Two Ordinary Joes at Lunch
I wrote a couple weeks ago about one of our biggest needs being community in Allendale. We’ve been blessed with great community having been formed in Greenville over a long period of time. One thing we have seen is that community doesn’t have just one form. The best community is that which comes in multiple forms, simultaneously. Here are types of community that we’ve been blessed with:
- Community Group that meets during the week throughout the year
- Other close friends with whom we can be authentic
- People we’ve known through short-term Bible studies
- Elders and other church leaders whose leadership and authority we have been under
- People we serve and volunteer alongside
- Neighbors that we feel comfortable to hang out with, just having fun
- Mentors that we only meet with once or twice per year, but who share wisdom
And we know that we need all these forms of community wherever we go, and we’ve been praying for it (and thanks to those of you who have been, too). But during my first week in Allendale, God surprised me by dropping it right into my lap.
|Joe Mole, outside of the community center in Fairfax|
Joe Mole is a pastor (Vision Ministries) that Grace Church has been partnering with in Fairfax (the second biggest town in Allendale County). At the core, we (Grace and our family) view life and ministry very much like Joe. We believe that long-lasting and meaningful change starts with the heart, not with a change of circumstances. We believe that the power of the Gospel of Jesus Christ can change lives. We believe that the Gospel can break the power of sin, and redeem what sin has robbed from us.
The first week that I was in Allendale, I got to have lunch with Joe (only about the 4th or 5th time that I met him, though we had spoken on the phone a few more times than that). We chatted about family, and then he said some things that marked me. By giving me a challenge, encouragement, and a warning, he was showing the love and community that I desperately need. This is a sampling of what he said:
- Challenge. “Don’t be busy as a bee. We don’t need you to just buzz around. People are going to ask you to do a lot. You are going to have to say, ‘Let me think about it.’ And if I see you just being busy, I’m going to tap you on the shoulder and tell you to stop.” Just a few weeks earlier, I was sharing with leaders at Grace that I was concerned that I would let myself get caught up in too many things, that I would have a hard time knowing what to stay out of. I’m glad that Joe willingly put himself in a position to hold me accountable.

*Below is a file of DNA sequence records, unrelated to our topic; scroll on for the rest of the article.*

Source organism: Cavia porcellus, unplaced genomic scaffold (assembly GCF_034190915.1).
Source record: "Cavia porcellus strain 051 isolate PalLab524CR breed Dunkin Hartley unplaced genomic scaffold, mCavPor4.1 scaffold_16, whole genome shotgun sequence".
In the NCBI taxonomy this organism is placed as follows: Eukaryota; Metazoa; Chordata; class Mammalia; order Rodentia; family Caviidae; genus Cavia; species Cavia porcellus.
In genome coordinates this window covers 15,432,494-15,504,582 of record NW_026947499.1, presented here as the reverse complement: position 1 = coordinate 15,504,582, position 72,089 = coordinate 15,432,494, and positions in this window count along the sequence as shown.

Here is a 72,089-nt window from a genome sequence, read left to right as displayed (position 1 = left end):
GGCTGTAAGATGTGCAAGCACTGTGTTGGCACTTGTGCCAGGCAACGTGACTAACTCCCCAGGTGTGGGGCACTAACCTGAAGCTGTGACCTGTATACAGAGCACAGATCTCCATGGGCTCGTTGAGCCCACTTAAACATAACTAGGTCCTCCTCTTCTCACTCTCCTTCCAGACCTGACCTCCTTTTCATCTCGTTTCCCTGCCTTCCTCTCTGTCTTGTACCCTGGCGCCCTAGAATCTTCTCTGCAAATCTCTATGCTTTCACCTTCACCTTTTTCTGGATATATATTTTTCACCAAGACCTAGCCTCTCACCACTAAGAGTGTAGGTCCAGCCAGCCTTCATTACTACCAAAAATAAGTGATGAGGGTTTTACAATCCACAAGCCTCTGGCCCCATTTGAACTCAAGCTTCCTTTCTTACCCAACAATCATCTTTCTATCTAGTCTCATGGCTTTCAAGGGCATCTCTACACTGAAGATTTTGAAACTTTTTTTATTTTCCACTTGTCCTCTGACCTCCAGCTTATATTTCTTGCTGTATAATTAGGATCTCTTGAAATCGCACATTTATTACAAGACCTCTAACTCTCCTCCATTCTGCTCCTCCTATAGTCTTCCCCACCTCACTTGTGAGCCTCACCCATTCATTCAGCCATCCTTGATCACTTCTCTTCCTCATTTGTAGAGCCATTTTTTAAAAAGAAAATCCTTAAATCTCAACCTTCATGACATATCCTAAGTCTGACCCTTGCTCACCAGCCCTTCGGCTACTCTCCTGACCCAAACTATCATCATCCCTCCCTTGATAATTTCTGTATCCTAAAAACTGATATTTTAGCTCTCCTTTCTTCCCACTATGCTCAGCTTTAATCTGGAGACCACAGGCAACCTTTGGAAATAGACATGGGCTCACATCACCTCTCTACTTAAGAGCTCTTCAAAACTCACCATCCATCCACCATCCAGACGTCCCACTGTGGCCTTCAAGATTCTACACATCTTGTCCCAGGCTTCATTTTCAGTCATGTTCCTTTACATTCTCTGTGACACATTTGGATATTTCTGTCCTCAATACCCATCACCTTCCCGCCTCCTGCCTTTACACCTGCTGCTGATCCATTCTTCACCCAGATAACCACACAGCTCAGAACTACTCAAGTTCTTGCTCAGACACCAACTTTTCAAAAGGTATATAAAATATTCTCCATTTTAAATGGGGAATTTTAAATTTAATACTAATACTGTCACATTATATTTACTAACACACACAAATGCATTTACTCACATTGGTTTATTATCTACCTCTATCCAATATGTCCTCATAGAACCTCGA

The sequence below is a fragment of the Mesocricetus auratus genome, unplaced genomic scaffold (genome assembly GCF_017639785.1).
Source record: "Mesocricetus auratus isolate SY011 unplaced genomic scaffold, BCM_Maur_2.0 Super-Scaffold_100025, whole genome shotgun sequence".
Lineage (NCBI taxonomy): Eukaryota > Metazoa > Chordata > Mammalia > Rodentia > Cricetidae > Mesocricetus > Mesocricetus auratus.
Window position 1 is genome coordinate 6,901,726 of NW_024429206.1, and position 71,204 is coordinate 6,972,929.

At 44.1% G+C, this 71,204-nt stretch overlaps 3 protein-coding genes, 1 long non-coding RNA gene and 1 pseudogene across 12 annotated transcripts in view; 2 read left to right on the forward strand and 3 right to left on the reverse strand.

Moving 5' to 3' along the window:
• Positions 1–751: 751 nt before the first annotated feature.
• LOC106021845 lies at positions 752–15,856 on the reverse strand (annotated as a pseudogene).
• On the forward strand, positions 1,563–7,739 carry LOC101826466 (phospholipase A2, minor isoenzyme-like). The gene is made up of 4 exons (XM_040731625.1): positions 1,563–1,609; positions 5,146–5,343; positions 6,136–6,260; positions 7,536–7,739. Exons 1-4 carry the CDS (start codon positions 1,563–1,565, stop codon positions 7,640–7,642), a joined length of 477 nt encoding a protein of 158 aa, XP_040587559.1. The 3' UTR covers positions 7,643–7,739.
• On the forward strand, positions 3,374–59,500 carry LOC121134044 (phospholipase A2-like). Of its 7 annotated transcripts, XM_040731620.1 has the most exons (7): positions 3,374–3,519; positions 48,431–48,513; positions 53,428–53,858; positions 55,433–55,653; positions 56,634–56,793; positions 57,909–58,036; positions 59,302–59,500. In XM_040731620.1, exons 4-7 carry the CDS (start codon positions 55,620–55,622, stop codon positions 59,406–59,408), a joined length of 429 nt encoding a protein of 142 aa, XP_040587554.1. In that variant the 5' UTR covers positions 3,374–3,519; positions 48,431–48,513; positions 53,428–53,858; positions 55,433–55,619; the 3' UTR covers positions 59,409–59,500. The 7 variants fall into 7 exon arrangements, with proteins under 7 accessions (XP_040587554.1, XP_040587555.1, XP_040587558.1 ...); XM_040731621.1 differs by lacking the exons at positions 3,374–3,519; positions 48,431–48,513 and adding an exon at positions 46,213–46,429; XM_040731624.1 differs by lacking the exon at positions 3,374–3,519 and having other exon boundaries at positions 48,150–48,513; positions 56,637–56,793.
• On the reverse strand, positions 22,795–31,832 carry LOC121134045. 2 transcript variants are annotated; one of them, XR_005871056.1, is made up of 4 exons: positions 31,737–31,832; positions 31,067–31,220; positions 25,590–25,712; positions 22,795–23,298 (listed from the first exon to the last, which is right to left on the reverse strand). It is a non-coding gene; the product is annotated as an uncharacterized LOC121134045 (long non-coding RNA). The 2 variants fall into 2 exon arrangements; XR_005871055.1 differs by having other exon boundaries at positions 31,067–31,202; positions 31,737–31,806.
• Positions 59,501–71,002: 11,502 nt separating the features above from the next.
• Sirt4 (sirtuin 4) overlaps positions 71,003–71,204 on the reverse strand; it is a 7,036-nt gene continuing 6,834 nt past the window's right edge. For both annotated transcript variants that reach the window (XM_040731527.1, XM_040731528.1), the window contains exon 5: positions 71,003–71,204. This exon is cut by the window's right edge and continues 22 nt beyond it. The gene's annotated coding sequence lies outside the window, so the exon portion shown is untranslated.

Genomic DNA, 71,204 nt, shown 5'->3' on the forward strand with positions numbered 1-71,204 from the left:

- Encouragement. “I see in you a lot of what Paul saw in Timothy.” Timothy was probably a 20-year old pastor of a new church. For Joe to call me a “Timothy” was a huge and surprising compliment. And even better, I now know that have a “Paul” in Allendale, who will pour into me.
- Warning. He nearly choked up as share a personal story of when he began to do ministry in this area, when his kids were young. “When I dove in to this ministry to change the community, I almost lost my family, my kids. But with my wife’s support and love, and with lots of time, I had to regain the trust of my kids.” I could totally see myself doing this same thing, neglecting my family for the sake of ministry. Then Joe added, “If you gain this entire community and lose your family, don’t you dare tell me that you are successful.”
After our discussion, we both agreed that the words he said were from God, as they were exactly what I needed as we move into this mission for our lives. And throughout the rest of that afternoon, whenever I thought about our conversation, I remembered it with tears (yes, tears) of joy, knowing that the Spirit was at work in my life, for my benefit.
I am thankful for a God who uses ordinary “joes” like us for His purposes. And I am thankful for a guy like Joe Mole who is willing to show me true love and community.
I hope you have some “ordinary joes” in your life, too.
- You Are Not Alone
- Homes Away From Home
- Living in the Community (this blog)
- Living in Community (by Kathryn Sanders)
- Learning Community (by Cristin Henry)